Major Credit Bureau Experian Fined $3 Million for Deceptively Marketing Credit Scores

The company deceived consumers about the use of the credit scores it sold them

Major Credit Bureau Experian Fined $3 Million for Deceptively Marketing Credit Scores
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March 24, 2017

The Consumer Financial Protection Bureau (CFPB) has fined major credit bureau Experian and its subsidiaries for deceptive marketing.

The company allegedly deceived consumers about the use of the credit scores that it sold them. It claimed that lenders used the scores to make credit decisions, which is not true.

The CFPB ordered Experian to pay a civil penalty of $3 million and to be truthful in representing to consumers how its credit scores are used.

"Experian deceived consumers over how the credit scores it marketed and sold were used by lenders," said CFPB Director Richard Cordray. "Consumers deserve and should expect honest and accurate information about their credit scores, which are central to their financial lives."

Experian is one of the three largest credit reporting agencies in the U.S. It markets, advertises, sells, offers, and provides credit scores, credit reports, credit monitoring, and additional related products.

Although lenders and other commercial entities take credit scores into account when deciding whether or not to extend credit to a consumer, no one particular score or scoring model is used by each and every lender. In addition, many companies—including Experian—have developed so-called "educational credit scores" meant to inform consumers. Lenders rarely, if ever, use these scores in their credit decisions.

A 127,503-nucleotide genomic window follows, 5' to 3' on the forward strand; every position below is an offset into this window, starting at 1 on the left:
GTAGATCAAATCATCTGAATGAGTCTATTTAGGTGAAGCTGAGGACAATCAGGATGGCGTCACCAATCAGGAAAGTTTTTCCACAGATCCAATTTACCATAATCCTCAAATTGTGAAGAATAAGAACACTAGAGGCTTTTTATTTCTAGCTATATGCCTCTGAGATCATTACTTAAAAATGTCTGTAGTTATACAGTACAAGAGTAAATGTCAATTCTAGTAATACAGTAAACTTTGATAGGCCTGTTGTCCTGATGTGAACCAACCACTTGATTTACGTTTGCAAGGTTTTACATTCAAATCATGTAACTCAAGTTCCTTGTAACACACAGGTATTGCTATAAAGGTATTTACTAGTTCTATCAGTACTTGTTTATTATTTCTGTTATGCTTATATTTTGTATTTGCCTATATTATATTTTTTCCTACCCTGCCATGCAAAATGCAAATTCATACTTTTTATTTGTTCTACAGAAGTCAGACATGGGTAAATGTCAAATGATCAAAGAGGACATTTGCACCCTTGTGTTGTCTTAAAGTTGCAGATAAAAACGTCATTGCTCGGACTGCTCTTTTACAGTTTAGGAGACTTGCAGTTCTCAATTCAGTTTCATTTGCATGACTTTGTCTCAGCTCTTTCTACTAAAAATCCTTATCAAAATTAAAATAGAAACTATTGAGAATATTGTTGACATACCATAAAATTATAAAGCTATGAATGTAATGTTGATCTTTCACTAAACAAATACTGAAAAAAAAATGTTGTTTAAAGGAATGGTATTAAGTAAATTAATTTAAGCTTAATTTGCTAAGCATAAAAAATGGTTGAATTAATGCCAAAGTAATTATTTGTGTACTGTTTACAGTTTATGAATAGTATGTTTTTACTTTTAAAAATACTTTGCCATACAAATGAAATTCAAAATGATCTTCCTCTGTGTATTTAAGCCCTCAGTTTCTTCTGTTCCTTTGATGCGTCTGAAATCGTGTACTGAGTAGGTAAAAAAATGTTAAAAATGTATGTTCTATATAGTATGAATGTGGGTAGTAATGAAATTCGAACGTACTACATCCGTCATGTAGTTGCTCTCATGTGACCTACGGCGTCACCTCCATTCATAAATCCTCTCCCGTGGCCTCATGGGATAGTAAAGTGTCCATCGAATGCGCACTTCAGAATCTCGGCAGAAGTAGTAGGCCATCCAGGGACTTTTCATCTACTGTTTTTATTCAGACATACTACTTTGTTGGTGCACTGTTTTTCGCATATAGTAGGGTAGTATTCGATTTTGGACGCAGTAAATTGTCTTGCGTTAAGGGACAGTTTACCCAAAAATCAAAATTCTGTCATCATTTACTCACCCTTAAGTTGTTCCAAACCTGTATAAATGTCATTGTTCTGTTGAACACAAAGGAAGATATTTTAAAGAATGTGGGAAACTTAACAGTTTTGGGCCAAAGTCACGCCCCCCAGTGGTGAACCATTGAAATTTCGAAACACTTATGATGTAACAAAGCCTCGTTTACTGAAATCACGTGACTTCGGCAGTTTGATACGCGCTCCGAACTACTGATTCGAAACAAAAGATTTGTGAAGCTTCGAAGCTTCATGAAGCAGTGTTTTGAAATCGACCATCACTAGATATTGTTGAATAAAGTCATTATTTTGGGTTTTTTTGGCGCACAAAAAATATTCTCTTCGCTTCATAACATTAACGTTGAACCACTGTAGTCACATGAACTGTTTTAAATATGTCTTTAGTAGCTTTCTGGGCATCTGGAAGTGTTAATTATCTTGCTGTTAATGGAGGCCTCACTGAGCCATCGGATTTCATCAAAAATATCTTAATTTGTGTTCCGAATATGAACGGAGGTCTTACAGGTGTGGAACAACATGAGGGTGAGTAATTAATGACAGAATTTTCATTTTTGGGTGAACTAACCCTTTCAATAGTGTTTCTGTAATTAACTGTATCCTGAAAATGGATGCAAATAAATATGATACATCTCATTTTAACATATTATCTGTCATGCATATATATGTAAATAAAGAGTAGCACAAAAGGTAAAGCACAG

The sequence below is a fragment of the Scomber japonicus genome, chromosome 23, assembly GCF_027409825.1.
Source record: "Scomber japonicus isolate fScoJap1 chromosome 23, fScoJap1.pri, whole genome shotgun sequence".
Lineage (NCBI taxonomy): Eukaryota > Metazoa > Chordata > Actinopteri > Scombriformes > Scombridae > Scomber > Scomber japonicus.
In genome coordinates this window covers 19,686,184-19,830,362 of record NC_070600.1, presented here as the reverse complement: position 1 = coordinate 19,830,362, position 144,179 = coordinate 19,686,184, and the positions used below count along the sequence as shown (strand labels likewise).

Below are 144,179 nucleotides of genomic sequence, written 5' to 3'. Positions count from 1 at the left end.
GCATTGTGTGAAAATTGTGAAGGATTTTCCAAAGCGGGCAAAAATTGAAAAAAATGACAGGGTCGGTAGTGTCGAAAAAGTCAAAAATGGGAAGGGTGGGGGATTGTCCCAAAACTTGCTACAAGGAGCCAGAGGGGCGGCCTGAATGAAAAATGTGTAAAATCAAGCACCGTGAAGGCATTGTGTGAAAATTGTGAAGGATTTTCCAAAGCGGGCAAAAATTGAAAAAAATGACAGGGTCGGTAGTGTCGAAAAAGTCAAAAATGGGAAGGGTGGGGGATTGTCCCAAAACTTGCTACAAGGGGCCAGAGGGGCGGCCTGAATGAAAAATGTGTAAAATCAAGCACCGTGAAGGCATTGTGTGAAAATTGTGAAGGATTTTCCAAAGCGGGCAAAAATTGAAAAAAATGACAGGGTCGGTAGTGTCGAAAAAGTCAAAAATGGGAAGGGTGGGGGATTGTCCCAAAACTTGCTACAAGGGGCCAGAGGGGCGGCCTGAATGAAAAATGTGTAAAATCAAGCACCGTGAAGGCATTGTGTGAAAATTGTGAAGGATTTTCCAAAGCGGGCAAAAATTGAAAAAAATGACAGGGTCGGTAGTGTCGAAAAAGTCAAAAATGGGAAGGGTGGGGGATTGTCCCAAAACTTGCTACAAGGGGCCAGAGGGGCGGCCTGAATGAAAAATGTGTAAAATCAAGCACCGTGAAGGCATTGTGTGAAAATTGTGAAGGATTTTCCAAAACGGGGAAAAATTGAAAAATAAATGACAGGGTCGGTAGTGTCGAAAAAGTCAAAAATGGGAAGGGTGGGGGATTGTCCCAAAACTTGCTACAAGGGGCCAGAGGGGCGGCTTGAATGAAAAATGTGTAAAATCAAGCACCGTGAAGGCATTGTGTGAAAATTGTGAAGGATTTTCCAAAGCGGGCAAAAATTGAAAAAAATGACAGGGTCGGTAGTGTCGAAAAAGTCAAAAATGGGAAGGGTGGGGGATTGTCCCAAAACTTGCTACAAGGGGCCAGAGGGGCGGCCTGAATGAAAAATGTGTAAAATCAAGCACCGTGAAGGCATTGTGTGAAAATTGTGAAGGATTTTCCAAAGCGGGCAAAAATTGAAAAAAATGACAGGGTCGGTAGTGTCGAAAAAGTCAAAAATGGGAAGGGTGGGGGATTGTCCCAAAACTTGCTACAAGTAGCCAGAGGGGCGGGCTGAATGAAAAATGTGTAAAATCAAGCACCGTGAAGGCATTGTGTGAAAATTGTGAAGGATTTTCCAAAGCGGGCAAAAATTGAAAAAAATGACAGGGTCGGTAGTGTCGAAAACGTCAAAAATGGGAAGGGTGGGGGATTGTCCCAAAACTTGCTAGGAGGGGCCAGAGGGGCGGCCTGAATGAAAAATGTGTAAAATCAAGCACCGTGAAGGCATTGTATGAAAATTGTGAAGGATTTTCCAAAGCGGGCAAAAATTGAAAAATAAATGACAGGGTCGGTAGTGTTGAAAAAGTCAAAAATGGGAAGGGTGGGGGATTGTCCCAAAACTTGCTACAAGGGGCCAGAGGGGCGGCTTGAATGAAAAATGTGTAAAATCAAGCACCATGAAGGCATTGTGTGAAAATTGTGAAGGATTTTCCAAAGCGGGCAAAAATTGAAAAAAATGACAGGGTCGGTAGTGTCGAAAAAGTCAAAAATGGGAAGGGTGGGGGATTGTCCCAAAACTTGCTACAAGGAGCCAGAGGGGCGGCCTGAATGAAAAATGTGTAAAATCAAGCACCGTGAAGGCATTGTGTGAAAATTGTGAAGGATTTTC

Experian broke the law by claiming that the credit scores it marketed and provided to consumers were the same scores that lenders use, when in reality those scores are "educational" scores not used by lenders.

The company also violated the law until March 2014 by forcing consumers obtaining the credit reports through Experian to view company advertisements before getting to the report. This tactic is prohibited by the Fair Credit Reporting Act.

In addition to paying a civil penalty and being truthful regarding the usefulness of its credit scores, Experian must also develop and put into effect a plan ensuring that its advertising practices related to credit scores and on certain websites comply with federal law and the terms of the CFPB's order.